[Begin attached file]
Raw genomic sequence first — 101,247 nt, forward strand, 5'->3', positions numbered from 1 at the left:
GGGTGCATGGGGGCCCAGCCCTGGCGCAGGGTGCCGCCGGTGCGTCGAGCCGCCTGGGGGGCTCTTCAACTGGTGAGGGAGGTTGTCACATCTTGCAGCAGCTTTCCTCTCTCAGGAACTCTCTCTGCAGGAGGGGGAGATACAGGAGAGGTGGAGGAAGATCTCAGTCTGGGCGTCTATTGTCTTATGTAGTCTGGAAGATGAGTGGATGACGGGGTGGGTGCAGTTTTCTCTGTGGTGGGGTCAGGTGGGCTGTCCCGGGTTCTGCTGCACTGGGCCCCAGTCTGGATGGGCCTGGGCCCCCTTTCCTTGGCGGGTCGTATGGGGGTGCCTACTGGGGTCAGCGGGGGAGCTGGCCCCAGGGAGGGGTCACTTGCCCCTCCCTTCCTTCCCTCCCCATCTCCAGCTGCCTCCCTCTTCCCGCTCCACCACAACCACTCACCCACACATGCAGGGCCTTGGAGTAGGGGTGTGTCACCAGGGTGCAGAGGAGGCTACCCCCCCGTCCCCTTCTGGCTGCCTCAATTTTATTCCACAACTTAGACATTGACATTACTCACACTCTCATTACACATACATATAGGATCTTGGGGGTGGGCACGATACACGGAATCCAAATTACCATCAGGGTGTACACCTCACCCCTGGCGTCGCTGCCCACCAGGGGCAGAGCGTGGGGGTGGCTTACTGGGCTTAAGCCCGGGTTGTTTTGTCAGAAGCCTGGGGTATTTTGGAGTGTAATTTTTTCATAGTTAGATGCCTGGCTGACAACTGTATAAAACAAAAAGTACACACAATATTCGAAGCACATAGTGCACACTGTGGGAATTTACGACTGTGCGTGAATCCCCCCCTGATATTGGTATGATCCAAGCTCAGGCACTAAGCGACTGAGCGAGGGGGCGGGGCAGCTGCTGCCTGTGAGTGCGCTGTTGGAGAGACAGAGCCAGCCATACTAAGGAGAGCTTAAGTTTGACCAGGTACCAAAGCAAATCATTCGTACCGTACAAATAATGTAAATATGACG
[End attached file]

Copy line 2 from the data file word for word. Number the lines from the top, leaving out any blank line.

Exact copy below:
GGGTGCATGGGGGCCCAGCCCTGGCGCAGGGTGCCGCCGGTGCGTCGAGCCGCCTGGGGGGCTCTTCAACTGGTGAGGGAGGTTGTCACATCTTGCAGCAGCTTTCCTCTCTCAGGAACTCTCTCTGCAGGAGGGGGAGATACAGGAGAGGTGGAGGAAGATCTCAGTCTGGGCGTCTATTGTCTTATGTAGTCTGGAAGATGAGTGGATGACGGGGTGGGTGCAGTTTTCTCTGTGGTGGGGTCAGGTGGGCTGTCCCGGGTTCTGCTGCACTGGGCCCCAGTCTGGATGGGCCTGGGCCCCCTTTCCTTGGCGGGTCGTATGGGGGTGCCTACTGGGGTCAGCGGGGGAGCTGGCCCCAGGGAGGGGTCACTTGCCCCTCCCTTCCTTCCCTCCCCATCTCCAGCTGCCTCCCTCTTCCCGCTCCACCACAACCACTCACCCACACATGCAGGGCCTTGGAGTAGGGGTGTGTCACCAGGGTGCAGAGGAGGCTACCCCCCCGTCCCCTTCTGGCTGCCTCAATTTTATTCCACAACTTAGACATTGACATTACTCACACTCTCATTACACATACATATAGGATCTTGGGGGTGGGCACGATACACGGAATCCAAATTACCATCAGGGTGTACACCTCACCCCTGGCGTCGCTGCCCACCAGGGGCAGAGCGTGGGGGTGGCTTACTGGGCTTAAGCCCGGGTTGTTTTGTCAGAAGCCTGGGGTATTTTGGAGTGTAATTTTTTCATAGTTAGATGCCTGGCTGACAACTGTATAAAACAAAAAGTACACACAATATTCGAAGCACATAGTGCACACTGTGGGAATTTACGACTGTGCGTGAATCCCCCCCTGATATTGGTATGATCCAAGCTCAGGCACTAAGCGACTGAGCGAGGGGGCGGGGCAGCTGCTGCCTGTGAGTGCGCTGTTGGAGAGACAGAGCCAGCCATACTAAGGAGAGCTTAAGTTTGACCAGGTACCAAAGCAAATCATTCGTACCGTACAAATAATGTAAATATGACG